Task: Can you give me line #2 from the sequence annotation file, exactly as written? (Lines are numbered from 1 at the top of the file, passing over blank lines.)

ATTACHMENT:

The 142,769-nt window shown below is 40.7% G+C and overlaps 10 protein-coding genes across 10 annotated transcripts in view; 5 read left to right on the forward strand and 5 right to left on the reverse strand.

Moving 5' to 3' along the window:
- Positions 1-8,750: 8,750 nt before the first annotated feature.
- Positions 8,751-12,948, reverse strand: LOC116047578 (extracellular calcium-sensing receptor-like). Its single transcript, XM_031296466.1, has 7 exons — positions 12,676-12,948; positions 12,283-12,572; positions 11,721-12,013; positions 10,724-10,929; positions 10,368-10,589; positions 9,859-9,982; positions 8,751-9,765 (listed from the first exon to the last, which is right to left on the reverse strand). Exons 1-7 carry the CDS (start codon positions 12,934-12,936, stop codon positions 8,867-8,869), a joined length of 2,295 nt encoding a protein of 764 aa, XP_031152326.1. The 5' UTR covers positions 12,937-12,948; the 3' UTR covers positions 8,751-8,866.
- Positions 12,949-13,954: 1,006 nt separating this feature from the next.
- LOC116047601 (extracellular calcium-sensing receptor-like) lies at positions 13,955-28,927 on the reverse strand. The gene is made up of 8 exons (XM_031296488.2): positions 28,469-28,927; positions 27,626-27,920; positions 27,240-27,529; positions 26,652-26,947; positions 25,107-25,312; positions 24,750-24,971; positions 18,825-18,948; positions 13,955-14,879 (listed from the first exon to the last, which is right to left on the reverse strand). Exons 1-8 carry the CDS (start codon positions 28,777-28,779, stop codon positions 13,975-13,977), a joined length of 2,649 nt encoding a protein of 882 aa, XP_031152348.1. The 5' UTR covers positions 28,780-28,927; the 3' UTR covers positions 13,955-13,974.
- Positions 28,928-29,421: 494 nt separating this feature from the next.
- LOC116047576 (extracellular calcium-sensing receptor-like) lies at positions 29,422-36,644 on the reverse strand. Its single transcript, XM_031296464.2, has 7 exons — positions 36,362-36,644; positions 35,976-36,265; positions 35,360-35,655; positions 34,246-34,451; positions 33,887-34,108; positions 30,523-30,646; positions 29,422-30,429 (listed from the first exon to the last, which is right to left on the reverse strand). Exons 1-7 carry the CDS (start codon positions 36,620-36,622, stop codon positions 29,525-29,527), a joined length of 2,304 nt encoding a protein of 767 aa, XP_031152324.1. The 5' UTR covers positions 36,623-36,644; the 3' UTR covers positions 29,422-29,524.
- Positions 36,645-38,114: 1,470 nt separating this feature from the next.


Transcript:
Moving 5' to 3' along the window: